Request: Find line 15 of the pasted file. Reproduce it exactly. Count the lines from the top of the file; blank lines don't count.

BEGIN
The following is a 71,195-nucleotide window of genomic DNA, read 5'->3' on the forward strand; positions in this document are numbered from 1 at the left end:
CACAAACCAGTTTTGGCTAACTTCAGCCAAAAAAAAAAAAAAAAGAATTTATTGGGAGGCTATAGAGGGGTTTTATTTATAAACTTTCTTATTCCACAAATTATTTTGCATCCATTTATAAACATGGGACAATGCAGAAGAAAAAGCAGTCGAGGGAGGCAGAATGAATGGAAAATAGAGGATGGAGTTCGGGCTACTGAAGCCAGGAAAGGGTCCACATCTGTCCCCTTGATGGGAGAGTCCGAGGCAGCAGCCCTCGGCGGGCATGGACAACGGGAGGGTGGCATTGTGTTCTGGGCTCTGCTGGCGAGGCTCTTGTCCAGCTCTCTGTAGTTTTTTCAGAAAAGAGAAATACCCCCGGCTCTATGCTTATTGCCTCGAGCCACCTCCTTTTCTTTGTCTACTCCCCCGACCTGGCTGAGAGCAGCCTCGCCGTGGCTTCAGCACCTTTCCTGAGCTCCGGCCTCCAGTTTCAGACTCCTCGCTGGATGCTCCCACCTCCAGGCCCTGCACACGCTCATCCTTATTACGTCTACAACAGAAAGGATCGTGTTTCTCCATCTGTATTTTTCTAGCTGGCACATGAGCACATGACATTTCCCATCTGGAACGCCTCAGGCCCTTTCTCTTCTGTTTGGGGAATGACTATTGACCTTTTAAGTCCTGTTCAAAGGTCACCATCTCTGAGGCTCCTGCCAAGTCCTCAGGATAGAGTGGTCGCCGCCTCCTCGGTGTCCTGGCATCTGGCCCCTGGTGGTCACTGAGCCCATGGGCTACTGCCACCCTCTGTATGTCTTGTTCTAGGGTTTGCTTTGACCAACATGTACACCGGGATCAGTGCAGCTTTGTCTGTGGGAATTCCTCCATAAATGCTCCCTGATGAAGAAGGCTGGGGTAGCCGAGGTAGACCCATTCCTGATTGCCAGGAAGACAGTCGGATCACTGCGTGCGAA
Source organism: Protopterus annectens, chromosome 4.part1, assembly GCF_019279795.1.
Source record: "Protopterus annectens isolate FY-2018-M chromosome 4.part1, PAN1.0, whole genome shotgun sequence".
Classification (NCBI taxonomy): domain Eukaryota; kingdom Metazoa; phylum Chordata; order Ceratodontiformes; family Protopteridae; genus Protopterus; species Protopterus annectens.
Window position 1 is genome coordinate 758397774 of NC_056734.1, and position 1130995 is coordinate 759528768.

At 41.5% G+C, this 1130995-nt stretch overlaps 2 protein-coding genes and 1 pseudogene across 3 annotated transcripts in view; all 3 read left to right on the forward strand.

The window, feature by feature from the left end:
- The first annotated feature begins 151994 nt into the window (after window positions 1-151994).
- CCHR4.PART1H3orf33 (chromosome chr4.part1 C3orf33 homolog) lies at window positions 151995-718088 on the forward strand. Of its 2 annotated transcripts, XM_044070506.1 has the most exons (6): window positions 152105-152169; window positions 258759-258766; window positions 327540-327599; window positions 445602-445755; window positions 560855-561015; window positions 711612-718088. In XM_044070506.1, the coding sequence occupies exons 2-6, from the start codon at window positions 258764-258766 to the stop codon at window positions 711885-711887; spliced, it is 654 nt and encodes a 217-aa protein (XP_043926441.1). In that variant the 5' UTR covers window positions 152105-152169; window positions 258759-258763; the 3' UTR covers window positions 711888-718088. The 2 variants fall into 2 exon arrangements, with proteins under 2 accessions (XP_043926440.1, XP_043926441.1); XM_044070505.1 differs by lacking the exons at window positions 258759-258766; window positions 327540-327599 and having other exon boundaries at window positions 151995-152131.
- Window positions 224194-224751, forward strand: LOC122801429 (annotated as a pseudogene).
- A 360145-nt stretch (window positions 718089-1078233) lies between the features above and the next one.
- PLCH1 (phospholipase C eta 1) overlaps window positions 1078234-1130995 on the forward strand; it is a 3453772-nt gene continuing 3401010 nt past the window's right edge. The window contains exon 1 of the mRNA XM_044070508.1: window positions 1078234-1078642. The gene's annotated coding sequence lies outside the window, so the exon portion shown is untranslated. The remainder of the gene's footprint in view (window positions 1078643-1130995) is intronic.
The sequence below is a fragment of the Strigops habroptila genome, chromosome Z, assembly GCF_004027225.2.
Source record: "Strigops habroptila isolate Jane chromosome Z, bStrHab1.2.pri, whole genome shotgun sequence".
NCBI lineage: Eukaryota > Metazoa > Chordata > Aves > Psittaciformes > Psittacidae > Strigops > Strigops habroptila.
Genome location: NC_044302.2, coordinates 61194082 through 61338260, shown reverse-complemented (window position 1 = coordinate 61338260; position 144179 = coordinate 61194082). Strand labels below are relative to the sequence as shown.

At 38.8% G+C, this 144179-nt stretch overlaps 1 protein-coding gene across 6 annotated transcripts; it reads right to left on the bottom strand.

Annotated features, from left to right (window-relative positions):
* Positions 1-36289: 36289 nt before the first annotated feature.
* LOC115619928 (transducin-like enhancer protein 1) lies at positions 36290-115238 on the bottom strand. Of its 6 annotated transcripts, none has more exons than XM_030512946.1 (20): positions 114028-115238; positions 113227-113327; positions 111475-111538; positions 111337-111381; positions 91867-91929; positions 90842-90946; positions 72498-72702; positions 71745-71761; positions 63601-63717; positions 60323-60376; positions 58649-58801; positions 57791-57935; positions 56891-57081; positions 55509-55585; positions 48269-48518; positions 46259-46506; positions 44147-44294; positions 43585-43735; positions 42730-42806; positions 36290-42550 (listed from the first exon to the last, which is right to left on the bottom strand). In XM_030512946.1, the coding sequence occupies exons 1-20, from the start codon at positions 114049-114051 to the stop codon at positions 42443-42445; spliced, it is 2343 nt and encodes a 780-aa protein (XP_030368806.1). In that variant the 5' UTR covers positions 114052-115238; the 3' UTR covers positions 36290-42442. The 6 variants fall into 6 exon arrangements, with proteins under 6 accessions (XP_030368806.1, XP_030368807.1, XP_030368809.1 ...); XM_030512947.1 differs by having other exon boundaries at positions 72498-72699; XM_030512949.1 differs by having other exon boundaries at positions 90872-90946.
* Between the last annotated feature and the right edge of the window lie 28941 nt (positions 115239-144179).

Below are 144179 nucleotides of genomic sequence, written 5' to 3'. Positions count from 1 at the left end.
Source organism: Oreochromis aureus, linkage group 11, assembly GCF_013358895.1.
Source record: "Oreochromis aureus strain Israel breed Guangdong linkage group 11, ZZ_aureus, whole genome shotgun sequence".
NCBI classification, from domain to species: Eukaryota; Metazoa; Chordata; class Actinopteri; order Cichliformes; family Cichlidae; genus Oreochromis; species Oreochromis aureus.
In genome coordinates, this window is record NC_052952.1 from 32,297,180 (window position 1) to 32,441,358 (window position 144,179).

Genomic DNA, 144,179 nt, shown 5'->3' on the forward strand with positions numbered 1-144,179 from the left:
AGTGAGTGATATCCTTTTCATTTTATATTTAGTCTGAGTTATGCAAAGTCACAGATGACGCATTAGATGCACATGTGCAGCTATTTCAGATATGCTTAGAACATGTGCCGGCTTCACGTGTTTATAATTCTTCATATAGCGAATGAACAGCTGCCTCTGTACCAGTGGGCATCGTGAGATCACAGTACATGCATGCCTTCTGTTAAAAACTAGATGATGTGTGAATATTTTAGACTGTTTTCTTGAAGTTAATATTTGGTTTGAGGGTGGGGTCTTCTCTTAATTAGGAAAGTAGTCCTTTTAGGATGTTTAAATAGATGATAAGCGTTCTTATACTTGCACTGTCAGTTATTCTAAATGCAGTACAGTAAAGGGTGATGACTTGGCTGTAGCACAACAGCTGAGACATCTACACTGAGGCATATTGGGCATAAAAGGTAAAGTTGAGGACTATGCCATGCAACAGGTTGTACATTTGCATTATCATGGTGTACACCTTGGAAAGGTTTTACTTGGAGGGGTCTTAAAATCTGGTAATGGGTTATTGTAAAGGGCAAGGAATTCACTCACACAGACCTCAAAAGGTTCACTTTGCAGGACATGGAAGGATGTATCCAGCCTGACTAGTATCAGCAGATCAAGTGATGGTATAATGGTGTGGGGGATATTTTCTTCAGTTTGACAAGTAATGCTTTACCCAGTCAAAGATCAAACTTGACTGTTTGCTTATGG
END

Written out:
Source record: "Strigops habroptila isolate Jane chromosome Z, bStrHab1.2.pri, whole genome shotgun sequence".